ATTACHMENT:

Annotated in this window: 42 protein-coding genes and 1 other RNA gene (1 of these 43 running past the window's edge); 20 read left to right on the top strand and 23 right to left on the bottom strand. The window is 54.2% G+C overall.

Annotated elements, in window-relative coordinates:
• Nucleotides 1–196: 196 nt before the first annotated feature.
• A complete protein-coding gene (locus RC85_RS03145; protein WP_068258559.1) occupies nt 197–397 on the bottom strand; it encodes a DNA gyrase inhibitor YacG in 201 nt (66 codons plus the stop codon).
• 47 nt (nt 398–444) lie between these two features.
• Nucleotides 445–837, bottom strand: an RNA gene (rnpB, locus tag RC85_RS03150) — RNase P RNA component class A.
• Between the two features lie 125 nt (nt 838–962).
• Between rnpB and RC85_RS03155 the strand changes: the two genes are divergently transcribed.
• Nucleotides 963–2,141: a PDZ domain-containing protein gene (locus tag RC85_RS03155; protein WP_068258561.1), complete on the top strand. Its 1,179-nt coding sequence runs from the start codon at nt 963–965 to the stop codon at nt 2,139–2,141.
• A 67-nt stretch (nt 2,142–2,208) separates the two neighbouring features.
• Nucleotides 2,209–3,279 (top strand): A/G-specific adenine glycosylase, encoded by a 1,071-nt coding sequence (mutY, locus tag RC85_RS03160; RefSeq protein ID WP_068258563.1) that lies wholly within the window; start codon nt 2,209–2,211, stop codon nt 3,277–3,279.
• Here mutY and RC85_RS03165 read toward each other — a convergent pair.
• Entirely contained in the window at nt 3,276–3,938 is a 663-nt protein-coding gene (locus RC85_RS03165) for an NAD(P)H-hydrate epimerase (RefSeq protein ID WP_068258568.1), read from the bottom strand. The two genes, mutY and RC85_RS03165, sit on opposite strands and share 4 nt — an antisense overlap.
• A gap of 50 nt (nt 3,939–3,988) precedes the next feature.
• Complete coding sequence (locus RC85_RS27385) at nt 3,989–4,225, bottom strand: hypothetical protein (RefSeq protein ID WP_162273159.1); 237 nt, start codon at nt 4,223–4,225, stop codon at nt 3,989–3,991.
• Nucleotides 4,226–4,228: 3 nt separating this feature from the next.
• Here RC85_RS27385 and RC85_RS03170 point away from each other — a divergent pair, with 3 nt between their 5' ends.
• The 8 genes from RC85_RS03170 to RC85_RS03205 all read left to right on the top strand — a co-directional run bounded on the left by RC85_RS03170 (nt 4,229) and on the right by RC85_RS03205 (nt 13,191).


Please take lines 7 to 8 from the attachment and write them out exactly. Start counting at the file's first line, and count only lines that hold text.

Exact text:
• Between the two features lie 125 nt (nt 838–962).
• Between rnpB and RC85_RS03155 the strand changes: the two genes are divergently transcribed.